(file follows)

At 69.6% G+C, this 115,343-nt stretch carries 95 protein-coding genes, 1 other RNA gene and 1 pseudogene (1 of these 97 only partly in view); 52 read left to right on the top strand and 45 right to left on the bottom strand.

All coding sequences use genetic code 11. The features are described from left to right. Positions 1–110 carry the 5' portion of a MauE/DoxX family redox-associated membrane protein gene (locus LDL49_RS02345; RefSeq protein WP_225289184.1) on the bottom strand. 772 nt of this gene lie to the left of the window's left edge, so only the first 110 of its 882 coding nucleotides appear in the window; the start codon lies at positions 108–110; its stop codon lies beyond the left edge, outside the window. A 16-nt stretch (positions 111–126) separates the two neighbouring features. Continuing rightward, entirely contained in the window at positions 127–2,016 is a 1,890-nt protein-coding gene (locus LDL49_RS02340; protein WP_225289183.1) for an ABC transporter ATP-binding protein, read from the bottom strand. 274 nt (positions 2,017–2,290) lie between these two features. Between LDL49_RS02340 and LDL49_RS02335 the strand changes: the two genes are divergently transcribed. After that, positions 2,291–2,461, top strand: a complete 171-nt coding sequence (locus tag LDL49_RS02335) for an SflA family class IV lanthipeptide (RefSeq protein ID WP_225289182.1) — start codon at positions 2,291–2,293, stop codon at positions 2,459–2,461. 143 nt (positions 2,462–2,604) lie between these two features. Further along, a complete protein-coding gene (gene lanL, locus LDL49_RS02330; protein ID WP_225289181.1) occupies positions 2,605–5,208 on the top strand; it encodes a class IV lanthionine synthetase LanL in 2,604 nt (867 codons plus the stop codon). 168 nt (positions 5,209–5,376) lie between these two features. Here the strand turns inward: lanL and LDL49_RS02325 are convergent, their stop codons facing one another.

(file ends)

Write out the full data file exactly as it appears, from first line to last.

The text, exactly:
At 69.6% G+C, this 115,343-nt stretch carries 95 protein-coding genes, 1 other RNA gene and 1 pseudogene (1 of these 97 only partly in view); 52 read left to right on the top strand and 45 right to left on the bottom strand.

All coding sequences use genetic code 11. The features are described from left to right. Positions 1–110 carry the 5' portion of a MauE/DoxX family redox-associated membrane protein gene (locus LDL49_RS02345; RefSeq protein WP_225289184.1) on the bottom strand. 772 nt of this gene lie to the left of the window's left edge, so only the first 110 of its 882 coding nucleotides appear in the window; the start codon lies at positions 108–110; its stop codon lies beyond the left edge, outside the window. A 16-nt stretch (positions 111–126) separates the two neighbouring features. Continuing rightward, entirely contained in the window at positions 127–2,016 is a 1,890-nt protein-coding gene (locus LDL49_RS02340; protein WP_225289183.1) for an ABC transporter ATP-binding protein, read from the bottom strand. 274 nt (positions 2,017–2,290) lie between these two features. Between LDL49_RS02340 and LDL49_RS02335 the strand changes: the two genes are divergently transcribed. After that, positions 2,291–2,461, top strand: a complete 171-nt coding sequence (locus tag LDL49_RS02335) for an SflA family class IV lanthipeptide (RefSeq protein ID WP_225289182.1) — start codon at positions 2,291–2,293, stop codon at positions 2,459–2,461. 143 nt (positions 2,462–2,604) lie between these two features. Further along, a complete protein-coding gene (gene lanL, locus LDL49_RS02330; protein ID WP_225289181.1) occupies positions 2,605–5,208 on the top strand; it encodes a class IV lanthionine synthetase LanL in 2,604 nt (867 codons plus the stop codon). 168 nt (positions 5,209–5,376) lie between these two features. Here the strand turns inward: lanL and LDL49_RS02325 are convergent, their stop codons facing one another.